Lecky then devoted himself to the chief work of his life, A History of England during the Eighteenth Century, vols. i. and ii. of which appeared in 1878, and vols. vii. and viii. (completing the work) in 1890. His object was "to disengage from the great mass of facts those which relate to the permanent forces of the nation, or which indicate some of the more enduring features of national life". In carrying out this task, Lecky displays many of the qualities of a great historian. The work is lucid in style, extensive in its use of source material, and, above all, impartial throughout. These qualities are particularly valuable in the chapters dealing with the history of Ireland, and in the "cabinet" edition of 1892, in 12 volumes (frequently reprinted), this part of the work is separated from the rest, and occupies five volumes under the title of A History of Ireland in the Eighteenth Century.
A volume of Poems (1891) was less successful. In 1896 he published two volumes entitled Democracy and Liberty, in which he considered, with special reference to Britain, France and America, some of the tendencies of modern democracies. The pessimistic conclusions at which he arrived provoked criticism both in Britain and America, which was renewed when he published in a new edition (1899) an elaborate and very depreciatory estimate of Gladstone, then recently dead. This work, though essentially different from the author's purely historical writings, has many of their merits, though it was inevitable that other minds should take a different view of the evidence.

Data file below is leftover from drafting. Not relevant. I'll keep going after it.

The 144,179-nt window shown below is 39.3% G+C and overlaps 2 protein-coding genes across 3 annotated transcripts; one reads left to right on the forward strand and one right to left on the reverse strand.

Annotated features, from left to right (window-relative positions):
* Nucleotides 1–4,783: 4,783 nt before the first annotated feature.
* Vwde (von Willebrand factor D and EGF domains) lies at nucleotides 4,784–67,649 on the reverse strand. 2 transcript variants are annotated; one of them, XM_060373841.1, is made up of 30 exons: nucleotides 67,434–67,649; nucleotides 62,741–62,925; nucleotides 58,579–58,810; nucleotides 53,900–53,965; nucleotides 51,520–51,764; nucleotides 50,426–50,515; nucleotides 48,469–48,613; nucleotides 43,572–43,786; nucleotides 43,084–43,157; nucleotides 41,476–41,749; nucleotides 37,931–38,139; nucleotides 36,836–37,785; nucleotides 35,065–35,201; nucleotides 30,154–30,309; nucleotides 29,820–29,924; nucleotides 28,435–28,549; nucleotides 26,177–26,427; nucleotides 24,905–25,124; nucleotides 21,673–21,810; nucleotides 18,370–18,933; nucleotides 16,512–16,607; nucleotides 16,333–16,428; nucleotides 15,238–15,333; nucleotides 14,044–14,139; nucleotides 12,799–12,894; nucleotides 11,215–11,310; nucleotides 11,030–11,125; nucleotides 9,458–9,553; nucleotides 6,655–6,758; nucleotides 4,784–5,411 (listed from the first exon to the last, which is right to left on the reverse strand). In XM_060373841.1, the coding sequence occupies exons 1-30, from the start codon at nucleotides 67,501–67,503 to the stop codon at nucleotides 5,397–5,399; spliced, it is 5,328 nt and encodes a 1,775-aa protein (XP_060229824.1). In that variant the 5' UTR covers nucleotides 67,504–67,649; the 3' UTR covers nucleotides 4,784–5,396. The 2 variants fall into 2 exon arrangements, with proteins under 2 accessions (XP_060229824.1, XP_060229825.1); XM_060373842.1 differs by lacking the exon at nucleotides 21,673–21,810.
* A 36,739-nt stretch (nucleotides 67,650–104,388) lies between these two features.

In The Map of Life (1900) he discussed in a popular style some of the ethical problems which arise in everyday life. In 1903 he published a revised and greatly enlarged edition of Leaders of Public Opinion in Ireland, in two volumes, from which the essay on Swift was omitted and that on O'Connell was expanded into a complete biography of the great advocate of repeal of the Union. Though always a keen sympathizer with the Irish people in their misfortunes and aspirations, and though he had criticized severely the methods by which the Act of Union was passed, Lecky, who grew up as a moderate Liberal, was from the first strenuously opposed to Gladstone's policy of Home Rule, and in 1895 he was returned to parliament as Unionist member for Dublin University in a by-election. In 1897 he was made a privy councillor, and among the coronation honours in 1902 he was nominated an original member of the new Order of Merit.
In 1904, money for a memorial was raised by subscription and a statue by John Goscombe was erected in Trinity College, Dublin.
A volume of Lecky's Historical and Political Essays was published posthumously (London, 1908).
The Lecky Chair of History at Trinity College, Dublin was endowed by his widow in 1913.